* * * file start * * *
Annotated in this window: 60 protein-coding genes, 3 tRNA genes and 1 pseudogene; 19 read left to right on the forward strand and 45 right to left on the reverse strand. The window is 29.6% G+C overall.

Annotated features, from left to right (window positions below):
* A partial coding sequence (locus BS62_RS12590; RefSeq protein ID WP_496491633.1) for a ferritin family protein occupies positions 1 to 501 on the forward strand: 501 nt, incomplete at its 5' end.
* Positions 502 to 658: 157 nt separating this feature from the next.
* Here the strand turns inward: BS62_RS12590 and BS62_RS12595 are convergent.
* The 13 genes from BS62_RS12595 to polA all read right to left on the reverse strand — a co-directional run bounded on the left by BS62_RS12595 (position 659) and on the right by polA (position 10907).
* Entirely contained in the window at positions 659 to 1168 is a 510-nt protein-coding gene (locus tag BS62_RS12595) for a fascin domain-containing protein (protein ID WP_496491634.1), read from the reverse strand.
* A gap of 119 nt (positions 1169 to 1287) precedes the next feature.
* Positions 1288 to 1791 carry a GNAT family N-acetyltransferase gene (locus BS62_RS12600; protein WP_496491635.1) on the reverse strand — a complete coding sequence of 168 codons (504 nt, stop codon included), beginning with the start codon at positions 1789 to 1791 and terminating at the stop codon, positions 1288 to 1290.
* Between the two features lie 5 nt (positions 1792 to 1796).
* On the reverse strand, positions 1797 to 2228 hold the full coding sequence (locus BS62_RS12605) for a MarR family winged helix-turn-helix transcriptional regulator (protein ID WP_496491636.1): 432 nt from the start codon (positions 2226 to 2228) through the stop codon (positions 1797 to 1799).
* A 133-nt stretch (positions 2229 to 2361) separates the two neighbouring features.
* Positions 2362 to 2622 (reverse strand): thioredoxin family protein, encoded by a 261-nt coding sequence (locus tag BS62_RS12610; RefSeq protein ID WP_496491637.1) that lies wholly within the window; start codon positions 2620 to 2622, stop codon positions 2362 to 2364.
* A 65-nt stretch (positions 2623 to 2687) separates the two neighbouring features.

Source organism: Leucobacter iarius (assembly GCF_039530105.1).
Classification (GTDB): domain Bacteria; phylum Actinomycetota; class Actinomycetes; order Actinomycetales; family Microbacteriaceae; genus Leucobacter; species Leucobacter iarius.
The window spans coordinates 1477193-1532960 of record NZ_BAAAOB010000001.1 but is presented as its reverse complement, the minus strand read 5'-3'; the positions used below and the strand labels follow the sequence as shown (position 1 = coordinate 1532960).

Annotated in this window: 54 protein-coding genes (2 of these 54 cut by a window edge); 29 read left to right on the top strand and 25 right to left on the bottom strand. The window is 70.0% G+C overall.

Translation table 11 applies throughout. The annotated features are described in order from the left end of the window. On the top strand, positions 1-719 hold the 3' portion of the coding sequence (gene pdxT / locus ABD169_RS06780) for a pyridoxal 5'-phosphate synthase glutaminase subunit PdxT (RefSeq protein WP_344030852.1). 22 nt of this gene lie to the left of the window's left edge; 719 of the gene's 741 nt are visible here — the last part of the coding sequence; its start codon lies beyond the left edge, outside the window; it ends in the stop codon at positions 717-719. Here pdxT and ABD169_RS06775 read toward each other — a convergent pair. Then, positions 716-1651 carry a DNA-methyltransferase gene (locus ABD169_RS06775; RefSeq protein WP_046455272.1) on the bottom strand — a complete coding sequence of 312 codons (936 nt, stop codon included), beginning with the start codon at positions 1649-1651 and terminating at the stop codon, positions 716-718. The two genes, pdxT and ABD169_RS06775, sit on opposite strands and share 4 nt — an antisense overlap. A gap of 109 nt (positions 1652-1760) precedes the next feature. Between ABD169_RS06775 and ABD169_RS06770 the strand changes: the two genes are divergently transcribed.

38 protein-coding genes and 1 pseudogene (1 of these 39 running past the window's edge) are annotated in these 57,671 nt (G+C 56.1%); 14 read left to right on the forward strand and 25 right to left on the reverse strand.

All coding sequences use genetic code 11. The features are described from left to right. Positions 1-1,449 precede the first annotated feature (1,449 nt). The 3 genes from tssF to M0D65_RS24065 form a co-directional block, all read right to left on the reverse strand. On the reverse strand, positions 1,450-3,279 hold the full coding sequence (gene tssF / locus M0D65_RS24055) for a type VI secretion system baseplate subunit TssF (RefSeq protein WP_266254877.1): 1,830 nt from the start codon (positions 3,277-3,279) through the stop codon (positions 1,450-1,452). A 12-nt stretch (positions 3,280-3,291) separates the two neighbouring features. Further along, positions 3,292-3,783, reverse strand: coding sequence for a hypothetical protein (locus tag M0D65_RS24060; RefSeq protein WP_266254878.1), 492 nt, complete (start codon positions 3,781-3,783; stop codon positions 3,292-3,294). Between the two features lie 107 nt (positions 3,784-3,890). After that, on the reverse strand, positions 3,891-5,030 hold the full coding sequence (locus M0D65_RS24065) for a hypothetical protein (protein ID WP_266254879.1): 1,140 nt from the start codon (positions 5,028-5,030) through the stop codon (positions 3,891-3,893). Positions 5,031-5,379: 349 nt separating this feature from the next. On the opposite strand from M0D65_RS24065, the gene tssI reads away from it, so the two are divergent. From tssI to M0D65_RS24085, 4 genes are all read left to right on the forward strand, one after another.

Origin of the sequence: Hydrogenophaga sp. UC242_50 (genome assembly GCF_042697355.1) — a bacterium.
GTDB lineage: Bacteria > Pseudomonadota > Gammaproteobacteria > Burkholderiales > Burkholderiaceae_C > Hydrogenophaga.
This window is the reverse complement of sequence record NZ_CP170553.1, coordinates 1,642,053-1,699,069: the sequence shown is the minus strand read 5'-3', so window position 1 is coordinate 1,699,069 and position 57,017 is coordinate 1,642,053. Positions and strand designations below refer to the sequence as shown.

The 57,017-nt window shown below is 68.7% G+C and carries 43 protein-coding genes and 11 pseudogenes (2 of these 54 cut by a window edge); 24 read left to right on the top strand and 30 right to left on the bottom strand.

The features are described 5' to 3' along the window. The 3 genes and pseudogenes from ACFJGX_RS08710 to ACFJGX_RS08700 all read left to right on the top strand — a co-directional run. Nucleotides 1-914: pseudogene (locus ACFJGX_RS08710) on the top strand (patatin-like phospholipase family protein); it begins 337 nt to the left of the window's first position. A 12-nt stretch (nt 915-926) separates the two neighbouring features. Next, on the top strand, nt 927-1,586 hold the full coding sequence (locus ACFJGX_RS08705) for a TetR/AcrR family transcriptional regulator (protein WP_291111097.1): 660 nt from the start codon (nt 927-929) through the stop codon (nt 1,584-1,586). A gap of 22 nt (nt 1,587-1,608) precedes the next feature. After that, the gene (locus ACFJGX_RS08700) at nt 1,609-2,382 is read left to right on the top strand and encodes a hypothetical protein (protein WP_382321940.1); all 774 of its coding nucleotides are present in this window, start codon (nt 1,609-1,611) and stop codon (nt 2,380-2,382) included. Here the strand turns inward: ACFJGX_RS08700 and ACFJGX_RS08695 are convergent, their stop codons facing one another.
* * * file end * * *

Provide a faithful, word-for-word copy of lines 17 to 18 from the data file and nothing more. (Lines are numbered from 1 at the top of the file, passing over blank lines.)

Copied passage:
The window spans coordinates 1477193-1532960 of record NZ_BAAAOB010000001.1 but is presented as its reverse complement, the minus strand read 5'-3'; the positions used below and the strand labels follow the sequence as shown (position 1 = coordinate 1532960).

Annotated in this window: 54 protein-coding genes (2 of these 54 cut by a window edge); 29 read left to right on the top strand and 25 right to left on the bottom strand. The window is 70.0% G+C overall.